The wonderful music with shouting and laughter.

I didn't get my revenge gene from nobody, Ladies and Gentlemen.


Every Man's Fantasy

This is the closest Biggy will ever get.


I don't know what tastes so good behind Daisy's ear, but whatever it is, Stella's always coming back for more.


People Let Me Tell Ya 'Bout My Best Friend--Friday Nostalgia

Oh, how I loved The Courtship of Eddie's Father! It first aired in 1969, when I was six, and lasted until 1972, when Biggie was four. I was so jealous of Eddie, whose dad wasn't a member of the Masons or the John Birch Society. And I wanted a housekeeper like Mrs. Livingston, so I wouldn't have to rake the shag carpet myself.

My crush on Jodie Foster started here too.

Show summary from the Sitcoms Online site:

Magazine publisher (Los Angeles-based Tomorrow) Tom Corbett was one of television's many widowers saddled with the responsibility of running a motherless household. In this case his son, freckle-faced young Eddie (played by Brandon Cruz, who was seven years old when the series began), did most of the plotting. Eddie had a special penchant for getting his father romantically involved with prospective brides, which led to many warm and comic moments. Mrs. Livingston was Tom's dependable, philosophical, but sometimes confused housekeeper; Tina his secretary; and Norman Tinker a mod photographer at the magazine. Although not a regular on the show, young Jodie Foster appeared from time to time as Eddie's friend, Joey Kelly. The series was based on a novel by Mark Toby, and had a theme song ("Best Friend") written by pop singer Harry Nilsson.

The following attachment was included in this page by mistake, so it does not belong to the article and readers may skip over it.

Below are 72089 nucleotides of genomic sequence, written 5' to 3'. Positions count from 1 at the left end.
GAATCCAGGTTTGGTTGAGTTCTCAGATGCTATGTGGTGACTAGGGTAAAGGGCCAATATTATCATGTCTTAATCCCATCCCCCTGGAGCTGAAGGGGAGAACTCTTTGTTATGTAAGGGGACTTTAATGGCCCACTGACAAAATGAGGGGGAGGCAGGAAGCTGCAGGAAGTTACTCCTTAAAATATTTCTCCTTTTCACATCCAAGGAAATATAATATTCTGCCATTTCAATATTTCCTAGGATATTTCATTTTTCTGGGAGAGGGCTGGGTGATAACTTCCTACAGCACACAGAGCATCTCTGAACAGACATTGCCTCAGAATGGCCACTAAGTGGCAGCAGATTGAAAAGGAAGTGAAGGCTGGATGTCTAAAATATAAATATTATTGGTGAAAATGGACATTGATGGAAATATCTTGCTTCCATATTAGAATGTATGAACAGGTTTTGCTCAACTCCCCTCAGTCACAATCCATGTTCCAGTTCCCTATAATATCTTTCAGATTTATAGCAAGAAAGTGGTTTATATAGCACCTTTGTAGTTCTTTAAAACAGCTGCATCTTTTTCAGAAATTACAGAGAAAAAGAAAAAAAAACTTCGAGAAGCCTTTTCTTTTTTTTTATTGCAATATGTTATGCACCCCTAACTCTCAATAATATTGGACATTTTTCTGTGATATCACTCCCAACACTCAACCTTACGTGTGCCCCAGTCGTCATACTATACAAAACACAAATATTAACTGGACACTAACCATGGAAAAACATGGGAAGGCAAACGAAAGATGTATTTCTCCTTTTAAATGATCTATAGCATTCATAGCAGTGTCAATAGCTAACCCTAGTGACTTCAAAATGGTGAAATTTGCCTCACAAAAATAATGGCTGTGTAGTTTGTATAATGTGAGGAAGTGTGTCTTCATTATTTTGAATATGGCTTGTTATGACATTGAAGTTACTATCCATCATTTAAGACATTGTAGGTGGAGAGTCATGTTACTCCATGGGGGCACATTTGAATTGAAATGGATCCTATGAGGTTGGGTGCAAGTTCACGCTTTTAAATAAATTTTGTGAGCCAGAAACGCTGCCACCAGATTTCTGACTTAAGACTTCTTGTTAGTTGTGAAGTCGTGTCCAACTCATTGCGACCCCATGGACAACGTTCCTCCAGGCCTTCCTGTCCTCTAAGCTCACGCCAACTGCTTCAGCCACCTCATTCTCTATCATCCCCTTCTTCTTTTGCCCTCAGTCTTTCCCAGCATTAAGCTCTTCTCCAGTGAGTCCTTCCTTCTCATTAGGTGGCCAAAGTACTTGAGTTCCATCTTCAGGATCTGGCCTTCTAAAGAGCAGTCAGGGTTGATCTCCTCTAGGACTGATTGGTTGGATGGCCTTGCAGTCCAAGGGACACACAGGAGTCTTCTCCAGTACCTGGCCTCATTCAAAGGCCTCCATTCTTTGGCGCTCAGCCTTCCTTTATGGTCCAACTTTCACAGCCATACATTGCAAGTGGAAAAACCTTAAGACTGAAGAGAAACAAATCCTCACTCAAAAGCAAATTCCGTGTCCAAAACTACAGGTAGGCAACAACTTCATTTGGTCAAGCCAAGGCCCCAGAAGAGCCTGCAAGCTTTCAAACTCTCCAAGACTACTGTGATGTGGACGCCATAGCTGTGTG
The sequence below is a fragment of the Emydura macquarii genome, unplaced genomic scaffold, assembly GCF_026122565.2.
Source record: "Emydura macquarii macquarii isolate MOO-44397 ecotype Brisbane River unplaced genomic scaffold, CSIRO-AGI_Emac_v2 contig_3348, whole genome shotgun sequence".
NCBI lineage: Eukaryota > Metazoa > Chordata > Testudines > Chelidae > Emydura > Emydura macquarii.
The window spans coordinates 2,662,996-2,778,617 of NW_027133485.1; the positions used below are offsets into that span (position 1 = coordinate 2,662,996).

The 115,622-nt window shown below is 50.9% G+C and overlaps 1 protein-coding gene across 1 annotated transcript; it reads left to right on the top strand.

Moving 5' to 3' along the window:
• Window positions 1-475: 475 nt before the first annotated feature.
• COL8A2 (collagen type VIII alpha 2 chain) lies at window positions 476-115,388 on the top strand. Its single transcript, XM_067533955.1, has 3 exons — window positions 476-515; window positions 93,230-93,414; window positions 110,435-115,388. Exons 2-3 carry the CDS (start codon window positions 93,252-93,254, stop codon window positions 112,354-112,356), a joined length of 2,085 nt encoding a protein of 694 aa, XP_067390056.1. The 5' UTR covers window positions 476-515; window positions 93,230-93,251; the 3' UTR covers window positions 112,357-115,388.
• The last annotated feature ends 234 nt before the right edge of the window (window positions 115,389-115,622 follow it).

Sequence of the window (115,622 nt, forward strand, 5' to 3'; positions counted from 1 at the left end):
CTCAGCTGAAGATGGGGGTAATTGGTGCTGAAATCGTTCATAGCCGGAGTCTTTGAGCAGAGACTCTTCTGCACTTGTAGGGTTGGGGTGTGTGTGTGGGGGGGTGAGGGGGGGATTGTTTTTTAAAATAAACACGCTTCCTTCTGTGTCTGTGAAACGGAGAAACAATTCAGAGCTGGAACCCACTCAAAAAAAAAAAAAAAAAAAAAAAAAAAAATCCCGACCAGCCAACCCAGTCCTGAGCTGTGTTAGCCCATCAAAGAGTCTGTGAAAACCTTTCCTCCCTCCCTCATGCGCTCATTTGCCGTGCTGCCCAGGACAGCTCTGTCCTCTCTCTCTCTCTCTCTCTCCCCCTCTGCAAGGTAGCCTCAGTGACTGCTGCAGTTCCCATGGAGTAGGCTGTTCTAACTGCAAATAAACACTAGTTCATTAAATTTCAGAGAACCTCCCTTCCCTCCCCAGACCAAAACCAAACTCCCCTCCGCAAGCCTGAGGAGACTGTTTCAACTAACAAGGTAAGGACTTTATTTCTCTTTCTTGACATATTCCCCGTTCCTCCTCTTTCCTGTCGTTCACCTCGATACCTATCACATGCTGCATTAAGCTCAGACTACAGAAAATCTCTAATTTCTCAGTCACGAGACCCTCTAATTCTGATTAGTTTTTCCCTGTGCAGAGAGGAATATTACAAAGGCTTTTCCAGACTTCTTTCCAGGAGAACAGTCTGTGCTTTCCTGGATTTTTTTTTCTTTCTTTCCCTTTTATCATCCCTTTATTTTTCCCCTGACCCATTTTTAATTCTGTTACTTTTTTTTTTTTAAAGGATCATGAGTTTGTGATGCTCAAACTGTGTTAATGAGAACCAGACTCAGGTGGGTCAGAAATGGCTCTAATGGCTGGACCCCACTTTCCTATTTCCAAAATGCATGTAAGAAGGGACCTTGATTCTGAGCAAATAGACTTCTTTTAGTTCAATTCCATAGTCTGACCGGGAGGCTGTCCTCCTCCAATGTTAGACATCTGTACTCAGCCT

The Prize for the Biggest Balls

goes to Steve Colbert, my new hero. If you haven't seen the video yet, watch the short commercial to enter the Salon site and view the spanking he gave The Administration, The Press Corps, and W Hisself.


I Do, For As Long As I Do

Today, I learned two more of my women friends are divorcing their husbands.

Another friend's was just finalized; they're still battling. So far, she's spent $50,000 in attorney's fees, and he's spent $70,000. The cost to their sons cannot be tallied, and she'll pay that for the rest of her life, the way I'll pay for my first mistake and the damage it did to my kids. None of us left our marriages easily. We fought the good fight for years, despite being lied to, cheated on, and worse.